DOJ Says Closure Of Hearings Vital To National Security
Responding to the District Court's decision in North Jersey Media Group v. Ashcroft, No. Civil Action 02-967 (District Court of New Jersey, May, 2002) which ordered an injunction against the government's closure of deportation hearings to the press, the Department of Justice issued a statement saying "the closure of these hearings is vital to the ongoing efforts of law enforcement to take reasonable but necessary steps to protect our national security."
DOS Overview Of Implementation Of Trafficking Victims Protection Act
The Office to Monitor and Combat Trafficking in Persons of the Department of State released its "Overview of the Administrationís Implementation of the Trafficking Victims Protection Act of 2000."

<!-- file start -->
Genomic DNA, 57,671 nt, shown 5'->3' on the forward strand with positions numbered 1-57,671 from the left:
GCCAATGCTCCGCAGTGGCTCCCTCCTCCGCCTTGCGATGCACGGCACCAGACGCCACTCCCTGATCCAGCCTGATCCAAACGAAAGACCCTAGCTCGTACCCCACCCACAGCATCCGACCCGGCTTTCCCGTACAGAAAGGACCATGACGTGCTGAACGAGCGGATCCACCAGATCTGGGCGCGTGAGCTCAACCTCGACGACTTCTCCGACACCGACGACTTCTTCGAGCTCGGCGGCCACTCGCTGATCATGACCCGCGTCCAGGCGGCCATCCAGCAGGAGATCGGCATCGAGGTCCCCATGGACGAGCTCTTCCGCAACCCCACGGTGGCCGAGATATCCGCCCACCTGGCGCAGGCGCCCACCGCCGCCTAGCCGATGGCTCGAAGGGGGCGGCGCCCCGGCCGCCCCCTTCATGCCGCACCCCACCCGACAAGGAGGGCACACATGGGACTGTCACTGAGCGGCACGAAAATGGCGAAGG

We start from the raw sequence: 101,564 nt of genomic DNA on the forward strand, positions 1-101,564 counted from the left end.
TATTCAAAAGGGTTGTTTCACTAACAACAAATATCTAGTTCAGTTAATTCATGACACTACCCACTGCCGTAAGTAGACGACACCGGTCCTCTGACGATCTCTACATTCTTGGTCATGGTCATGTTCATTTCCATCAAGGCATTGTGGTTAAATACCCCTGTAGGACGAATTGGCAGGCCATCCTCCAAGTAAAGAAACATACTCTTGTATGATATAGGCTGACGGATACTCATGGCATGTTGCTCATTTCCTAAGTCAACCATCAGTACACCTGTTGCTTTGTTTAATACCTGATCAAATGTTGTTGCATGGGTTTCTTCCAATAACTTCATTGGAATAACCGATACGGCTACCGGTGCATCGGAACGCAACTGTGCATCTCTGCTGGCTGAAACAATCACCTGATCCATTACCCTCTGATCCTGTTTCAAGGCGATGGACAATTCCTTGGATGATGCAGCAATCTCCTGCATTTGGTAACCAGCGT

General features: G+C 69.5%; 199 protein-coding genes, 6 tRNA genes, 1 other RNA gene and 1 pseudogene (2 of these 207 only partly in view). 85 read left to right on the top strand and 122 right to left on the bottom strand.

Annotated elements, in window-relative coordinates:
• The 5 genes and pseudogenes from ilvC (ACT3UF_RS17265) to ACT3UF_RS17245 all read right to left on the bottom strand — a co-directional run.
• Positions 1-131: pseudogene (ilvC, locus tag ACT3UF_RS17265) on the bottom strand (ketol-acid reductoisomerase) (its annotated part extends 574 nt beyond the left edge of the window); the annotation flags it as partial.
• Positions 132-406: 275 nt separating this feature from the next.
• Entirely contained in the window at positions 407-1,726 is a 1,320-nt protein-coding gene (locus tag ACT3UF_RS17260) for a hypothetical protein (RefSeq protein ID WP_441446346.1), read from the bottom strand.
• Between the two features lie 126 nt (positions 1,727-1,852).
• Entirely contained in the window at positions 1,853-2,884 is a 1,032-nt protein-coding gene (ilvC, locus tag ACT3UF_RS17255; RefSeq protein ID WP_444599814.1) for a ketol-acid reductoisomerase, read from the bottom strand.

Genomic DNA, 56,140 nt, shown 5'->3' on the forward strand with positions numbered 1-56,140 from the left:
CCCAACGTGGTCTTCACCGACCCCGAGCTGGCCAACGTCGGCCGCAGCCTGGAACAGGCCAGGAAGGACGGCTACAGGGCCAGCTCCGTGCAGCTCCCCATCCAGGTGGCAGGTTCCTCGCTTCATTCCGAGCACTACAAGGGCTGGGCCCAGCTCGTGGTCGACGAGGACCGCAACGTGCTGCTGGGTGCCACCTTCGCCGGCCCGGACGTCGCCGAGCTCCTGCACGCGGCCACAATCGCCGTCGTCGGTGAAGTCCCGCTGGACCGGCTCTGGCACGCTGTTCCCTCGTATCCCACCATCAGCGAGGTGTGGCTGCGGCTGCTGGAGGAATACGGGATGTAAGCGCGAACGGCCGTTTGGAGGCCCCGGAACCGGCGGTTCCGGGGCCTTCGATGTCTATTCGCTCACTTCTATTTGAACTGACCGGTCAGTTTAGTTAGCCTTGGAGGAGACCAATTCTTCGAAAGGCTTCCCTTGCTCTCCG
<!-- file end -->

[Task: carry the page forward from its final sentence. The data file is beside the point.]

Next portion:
INS Proposes Rule For B Visitors To Accept Honoraria In Accordance With ACWIA
INS proposed to amend its regulation relating to the acceptance of
academic honoraria by nonimmigrant aliens admitted to the United States
as B visitors to implement changes to section 212 of
the Immigration and Nationality Act made by the American
Competitiveness and Workforce Improvement Act of 1998. The amendment
outlines the proposed procedures necessary for a nonimmigrant alien
visiting the United States in valid B status to accept honoraria in
connection with usual academic activities.
INS Seeks Comments
INS is seeking comments on Visa waiver program carrier agreement, Form I-775; application for waiver of passport and/or visa, Form I-193; application for transfer of petition for naturalization, Form N-455; application to payoff or discharge alien crewman, Form I-408; application for naturalization, Form N-400; and supplementary statement for graduate medical trainees, Form I-644.